Research on curiosity has undergone 2 waves of intense activity. The<br />1st, in the 1960s, focused mainly on curiosity's psychological underpinnings.<br />The 2nd, in the 1970s and 1980s, was characterized by attempts to<br />measure curiosity and assess its dimensionality. This article reviews<br />these contributions with a concentration on the 1st wave. It is argued<br />that theoretical accounts of curiosity proposed during the 1st period<br />fell short in 2 areas: They did not offer an adequate explanation<br />for why people voluntarily seek out curiosity, and they failed to<br />delineate situational determinants of curiosity. Furthermore, these<br />accounts did not draw attention to, and thus did not explain, certain<br />salient characteristics of curiosity: its intensity, transience,<br />association with impulsivity, and tendency to disappoint when satisfied.<br />A new account of curiosity is offered that attempts to address these<br />shortcomings. The new account interprets curiosity as a form of cognitively<br />induced deprivation that arises from the perception of a gap in knowledge<br />or understanding.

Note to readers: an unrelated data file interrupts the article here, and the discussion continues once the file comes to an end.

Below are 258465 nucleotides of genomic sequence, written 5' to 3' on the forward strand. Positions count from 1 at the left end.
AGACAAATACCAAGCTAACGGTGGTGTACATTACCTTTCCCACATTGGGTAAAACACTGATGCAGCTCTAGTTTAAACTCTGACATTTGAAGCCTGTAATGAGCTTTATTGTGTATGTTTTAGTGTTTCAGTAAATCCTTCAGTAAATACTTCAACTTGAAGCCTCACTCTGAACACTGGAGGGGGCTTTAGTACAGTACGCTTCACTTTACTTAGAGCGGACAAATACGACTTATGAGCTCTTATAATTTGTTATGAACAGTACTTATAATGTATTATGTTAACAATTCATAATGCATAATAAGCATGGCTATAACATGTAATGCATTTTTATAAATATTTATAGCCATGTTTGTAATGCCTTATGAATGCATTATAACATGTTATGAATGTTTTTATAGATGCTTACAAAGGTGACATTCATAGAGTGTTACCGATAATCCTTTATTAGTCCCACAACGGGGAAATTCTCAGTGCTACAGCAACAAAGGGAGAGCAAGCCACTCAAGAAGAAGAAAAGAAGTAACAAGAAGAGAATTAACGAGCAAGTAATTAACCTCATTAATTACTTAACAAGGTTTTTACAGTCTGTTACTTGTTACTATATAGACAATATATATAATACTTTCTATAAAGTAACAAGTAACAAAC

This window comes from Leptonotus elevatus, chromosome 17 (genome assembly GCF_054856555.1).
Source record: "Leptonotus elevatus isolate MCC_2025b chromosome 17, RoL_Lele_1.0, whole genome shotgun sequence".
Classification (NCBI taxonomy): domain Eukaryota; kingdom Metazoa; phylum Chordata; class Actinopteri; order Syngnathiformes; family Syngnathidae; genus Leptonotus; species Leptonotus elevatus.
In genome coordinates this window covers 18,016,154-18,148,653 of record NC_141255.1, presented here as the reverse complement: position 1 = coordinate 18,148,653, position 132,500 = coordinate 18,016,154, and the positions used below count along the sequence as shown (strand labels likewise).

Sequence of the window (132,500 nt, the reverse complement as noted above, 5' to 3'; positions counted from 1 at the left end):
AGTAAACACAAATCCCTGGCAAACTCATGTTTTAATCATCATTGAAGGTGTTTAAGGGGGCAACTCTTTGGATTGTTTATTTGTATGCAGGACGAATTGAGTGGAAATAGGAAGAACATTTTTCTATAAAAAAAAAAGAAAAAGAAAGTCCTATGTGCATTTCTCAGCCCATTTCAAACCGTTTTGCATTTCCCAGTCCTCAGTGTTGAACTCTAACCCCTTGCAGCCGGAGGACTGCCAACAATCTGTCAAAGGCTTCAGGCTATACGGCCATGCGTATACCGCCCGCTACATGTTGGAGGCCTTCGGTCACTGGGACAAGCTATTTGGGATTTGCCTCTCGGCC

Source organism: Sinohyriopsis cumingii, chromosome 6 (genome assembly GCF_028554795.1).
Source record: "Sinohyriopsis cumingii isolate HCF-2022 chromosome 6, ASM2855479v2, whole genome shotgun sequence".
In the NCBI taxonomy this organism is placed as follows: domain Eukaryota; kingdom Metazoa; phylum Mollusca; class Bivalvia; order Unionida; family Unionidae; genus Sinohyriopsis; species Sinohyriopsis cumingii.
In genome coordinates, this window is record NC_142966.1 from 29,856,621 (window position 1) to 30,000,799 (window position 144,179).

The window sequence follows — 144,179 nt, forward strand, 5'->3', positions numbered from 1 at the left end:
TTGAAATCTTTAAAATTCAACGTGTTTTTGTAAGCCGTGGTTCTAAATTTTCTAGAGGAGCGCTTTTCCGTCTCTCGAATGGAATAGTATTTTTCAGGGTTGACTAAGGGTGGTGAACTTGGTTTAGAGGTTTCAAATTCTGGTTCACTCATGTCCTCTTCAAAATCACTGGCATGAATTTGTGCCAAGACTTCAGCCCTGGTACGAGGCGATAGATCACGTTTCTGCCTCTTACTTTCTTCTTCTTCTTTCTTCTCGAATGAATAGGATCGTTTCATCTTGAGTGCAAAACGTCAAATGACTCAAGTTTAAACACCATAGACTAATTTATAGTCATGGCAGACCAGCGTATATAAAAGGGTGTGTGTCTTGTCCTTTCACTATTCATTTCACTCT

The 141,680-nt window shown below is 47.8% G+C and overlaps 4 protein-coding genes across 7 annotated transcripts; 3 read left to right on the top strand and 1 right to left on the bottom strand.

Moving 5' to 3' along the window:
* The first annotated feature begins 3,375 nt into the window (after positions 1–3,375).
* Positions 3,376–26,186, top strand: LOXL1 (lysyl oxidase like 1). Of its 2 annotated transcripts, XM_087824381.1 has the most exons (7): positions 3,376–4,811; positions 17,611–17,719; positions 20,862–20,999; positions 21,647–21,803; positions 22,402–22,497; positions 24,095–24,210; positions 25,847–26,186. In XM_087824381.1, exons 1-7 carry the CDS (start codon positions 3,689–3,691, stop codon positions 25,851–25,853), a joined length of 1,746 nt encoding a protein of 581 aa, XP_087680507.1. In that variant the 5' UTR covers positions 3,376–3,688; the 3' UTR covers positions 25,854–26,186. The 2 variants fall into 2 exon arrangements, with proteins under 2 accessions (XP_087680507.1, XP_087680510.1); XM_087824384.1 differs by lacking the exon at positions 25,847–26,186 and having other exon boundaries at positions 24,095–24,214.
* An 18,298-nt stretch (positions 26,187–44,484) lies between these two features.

george loewenstein. (1994). The psychology of curiosity: A review and reinterpretation. Psychological Bulletin, 116(1), 75–98. https://doi.org/10.1037/0033-2909.116.1.75